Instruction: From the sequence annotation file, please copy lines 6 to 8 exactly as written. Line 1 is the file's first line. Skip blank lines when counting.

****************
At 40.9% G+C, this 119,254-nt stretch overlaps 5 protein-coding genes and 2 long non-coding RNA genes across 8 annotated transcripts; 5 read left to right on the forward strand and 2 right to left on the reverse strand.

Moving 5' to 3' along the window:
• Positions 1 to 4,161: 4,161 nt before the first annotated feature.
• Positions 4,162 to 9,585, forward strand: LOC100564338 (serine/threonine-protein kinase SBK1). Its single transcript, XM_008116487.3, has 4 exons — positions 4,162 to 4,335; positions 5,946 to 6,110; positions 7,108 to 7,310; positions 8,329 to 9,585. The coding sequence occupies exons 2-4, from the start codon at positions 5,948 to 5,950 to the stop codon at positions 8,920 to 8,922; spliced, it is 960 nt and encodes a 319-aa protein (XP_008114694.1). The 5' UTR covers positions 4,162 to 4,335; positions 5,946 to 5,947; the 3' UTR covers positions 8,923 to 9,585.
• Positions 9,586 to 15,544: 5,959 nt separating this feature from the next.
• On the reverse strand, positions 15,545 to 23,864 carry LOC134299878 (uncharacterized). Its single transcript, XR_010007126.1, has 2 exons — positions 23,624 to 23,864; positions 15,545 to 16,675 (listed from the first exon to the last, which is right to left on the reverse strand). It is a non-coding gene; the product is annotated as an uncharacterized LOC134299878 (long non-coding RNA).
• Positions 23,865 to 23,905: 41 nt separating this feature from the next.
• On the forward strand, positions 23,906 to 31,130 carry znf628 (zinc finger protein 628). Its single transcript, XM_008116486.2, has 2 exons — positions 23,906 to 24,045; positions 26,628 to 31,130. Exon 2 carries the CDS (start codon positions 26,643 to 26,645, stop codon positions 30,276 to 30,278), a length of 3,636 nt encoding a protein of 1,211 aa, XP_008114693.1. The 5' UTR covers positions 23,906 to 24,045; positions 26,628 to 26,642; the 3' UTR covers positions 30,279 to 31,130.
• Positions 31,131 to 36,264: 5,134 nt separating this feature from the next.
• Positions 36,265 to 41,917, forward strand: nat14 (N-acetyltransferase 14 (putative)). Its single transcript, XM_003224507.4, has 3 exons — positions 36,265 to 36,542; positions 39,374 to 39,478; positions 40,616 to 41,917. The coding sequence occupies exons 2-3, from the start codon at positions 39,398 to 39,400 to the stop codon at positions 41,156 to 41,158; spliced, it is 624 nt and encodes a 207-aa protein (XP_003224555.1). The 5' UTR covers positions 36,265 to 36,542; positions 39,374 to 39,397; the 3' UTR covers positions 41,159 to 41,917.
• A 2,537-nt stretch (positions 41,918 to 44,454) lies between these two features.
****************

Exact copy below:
• On the reverse strand, positions 15,545 to 23,864 carry LOC134299878 (uncharacterized). Its single transcript, XR_010007126.1, has 2 exons — positions 23,624 to 23,864; positions 15,545 to 16,675 (listed from the first exon to the last, which is right to left on the reverse strand). It is a non-coding gene; the product is annotated as an uncharacterized LOC134299878 (long non-coding RNA).
• Positions 23,865 to 23,905: 41 nt separating this feature from the next.
• On the forward strand, positions 23,906 to 31,130 carry znf628 (zinc finger protein 628). Its single transcript, XM_008116486.2, has 2 exons — positions 23,906 to 24,045; positions 26,628 to 31,130. Exon 2 carries the CDS (start codon positions 26,643 to 26,645, stop codon positions 30,276 to 30,278), a length of 3,636 nt encoding a protein of 1,211 aa, XP_008114693.1. The 5' UTR covers positions 23,906 to 24,045; positions 26,628 to 26,642; the 3' UTR covers positions 30,279 to 31,130.